Mass marriage: A smart cost-cutting initiative
NEILI (Pajhwok): As many as 52 couples tied the knot at a mass marriage ceremony in Neili, the capital of central Daikundi province, on Sunday.
The mass wedding would help reduce violence against women and girls, as well as elopement cases, in the impoverished country, officials hoped.
At least 50 cases of violence against women have been recorded in Daikundi province during the ongoing year, compared with 24 cases last year.
Some young boys and girls, who are unable to pay the high marriage costs, are forced to commit suicide or elope, facing dangerous consequences.
A few months back, a girl named Roshan committed suicide after her family disagreed to let her marry her cousin.
Women’s Affairs Director Zakia Rezayee said mass marriages not only decreased violence against women but it also prevented elopement incidents.
She told Pajhwok Afghan News many youth had to travel to neighbouring countries to earn enough money for meeting dowry demands. But mass weddings alleviated the predicament.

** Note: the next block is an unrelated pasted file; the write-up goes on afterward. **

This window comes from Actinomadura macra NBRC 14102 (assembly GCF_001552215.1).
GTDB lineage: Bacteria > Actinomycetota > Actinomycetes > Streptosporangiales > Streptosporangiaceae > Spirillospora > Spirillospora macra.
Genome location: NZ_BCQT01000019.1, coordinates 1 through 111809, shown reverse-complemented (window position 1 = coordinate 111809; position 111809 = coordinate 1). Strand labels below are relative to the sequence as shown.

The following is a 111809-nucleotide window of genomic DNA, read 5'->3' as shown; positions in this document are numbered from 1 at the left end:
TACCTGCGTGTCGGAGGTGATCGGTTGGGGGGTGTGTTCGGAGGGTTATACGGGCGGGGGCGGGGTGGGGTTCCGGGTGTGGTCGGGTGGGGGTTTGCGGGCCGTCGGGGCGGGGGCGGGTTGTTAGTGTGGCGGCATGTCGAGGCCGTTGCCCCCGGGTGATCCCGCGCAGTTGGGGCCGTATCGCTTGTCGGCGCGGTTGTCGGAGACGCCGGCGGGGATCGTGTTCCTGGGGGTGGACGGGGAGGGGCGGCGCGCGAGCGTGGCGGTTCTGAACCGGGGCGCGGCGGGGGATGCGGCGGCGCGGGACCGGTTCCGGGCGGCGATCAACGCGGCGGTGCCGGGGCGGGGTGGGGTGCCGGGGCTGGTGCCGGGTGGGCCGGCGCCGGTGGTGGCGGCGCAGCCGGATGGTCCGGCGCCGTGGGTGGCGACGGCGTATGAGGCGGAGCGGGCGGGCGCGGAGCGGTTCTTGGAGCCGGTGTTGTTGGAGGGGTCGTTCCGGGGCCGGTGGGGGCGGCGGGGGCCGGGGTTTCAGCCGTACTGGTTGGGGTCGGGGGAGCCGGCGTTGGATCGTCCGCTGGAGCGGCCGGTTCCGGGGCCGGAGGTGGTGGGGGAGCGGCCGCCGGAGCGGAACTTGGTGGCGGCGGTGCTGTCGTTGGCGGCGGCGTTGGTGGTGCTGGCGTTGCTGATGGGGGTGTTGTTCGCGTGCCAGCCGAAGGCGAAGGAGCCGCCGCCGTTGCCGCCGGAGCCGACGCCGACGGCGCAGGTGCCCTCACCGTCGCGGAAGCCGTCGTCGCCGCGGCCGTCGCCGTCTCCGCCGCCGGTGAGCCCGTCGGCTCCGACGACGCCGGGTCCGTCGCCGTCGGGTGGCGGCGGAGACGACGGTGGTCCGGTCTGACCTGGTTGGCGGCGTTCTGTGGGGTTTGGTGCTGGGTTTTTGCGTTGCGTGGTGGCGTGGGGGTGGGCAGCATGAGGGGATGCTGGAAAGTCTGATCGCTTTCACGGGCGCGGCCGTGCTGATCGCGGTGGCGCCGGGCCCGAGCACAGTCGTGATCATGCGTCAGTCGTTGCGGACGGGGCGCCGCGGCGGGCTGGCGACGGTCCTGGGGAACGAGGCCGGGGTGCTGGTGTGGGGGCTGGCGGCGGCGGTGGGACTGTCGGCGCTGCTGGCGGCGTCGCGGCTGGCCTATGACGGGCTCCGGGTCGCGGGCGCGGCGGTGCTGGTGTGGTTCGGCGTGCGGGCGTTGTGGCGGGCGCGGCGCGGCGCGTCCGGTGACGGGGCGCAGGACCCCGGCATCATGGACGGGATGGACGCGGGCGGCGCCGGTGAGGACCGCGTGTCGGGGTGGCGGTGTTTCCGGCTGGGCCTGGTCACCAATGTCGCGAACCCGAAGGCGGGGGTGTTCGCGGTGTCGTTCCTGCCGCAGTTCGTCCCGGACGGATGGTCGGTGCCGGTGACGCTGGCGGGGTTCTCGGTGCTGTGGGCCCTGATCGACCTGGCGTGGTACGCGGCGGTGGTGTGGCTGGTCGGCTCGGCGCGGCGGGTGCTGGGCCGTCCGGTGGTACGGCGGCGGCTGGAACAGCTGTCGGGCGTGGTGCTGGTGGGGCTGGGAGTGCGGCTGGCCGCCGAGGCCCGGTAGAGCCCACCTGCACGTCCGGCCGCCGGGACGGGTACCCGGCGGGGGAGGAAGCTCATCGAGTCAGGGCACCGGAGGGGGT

“Mass marriages help youth save the money they spend on wedding parties individually. That can be invested in gainful businesses,” Rezayee suggested.
In the group marriage that took place last week, guests were given only chocolates and there was no any food served to cut the cost.
One of the grooms, Ali Reza, acknowledged mass marriages drastically cut wedding expenses on the one hand and eased parental tensions on the other.
“An individual wedding party costs 500,000 to 700,000 afghanis. But I spent only 30,000 afghanis on purchasing some suits and other items,” he explained.
Marzia, spouse of Lal Muhammad, thanked organisers for making her marriage possible. “My fiancé did not have enough money to arrange our wedding,” she said, recalling that they engaged two years ago.
At the end of the wedding ceremony, each couple was gifted with home appliances worth $500 -- donated by the USAID.
Bashir Ahmad Rezayee, head of the charity that organised the event, said the main objective was to discourage the practice of lavish weddings and help poor couples start a new life. Similar initiatives have been taken in Bamyan, Balkh, Herat, Helmand and Ghazni as well.
Jan Muhammad Fazil, a local cleric, welcomed the move. “Mass marriage ceremonies bring down costs and provide much-needed convenience to the newlyweds.”
Efforts have been underway to bring down wedding costs but a draft law on the issue has been awaiting approval for years now.
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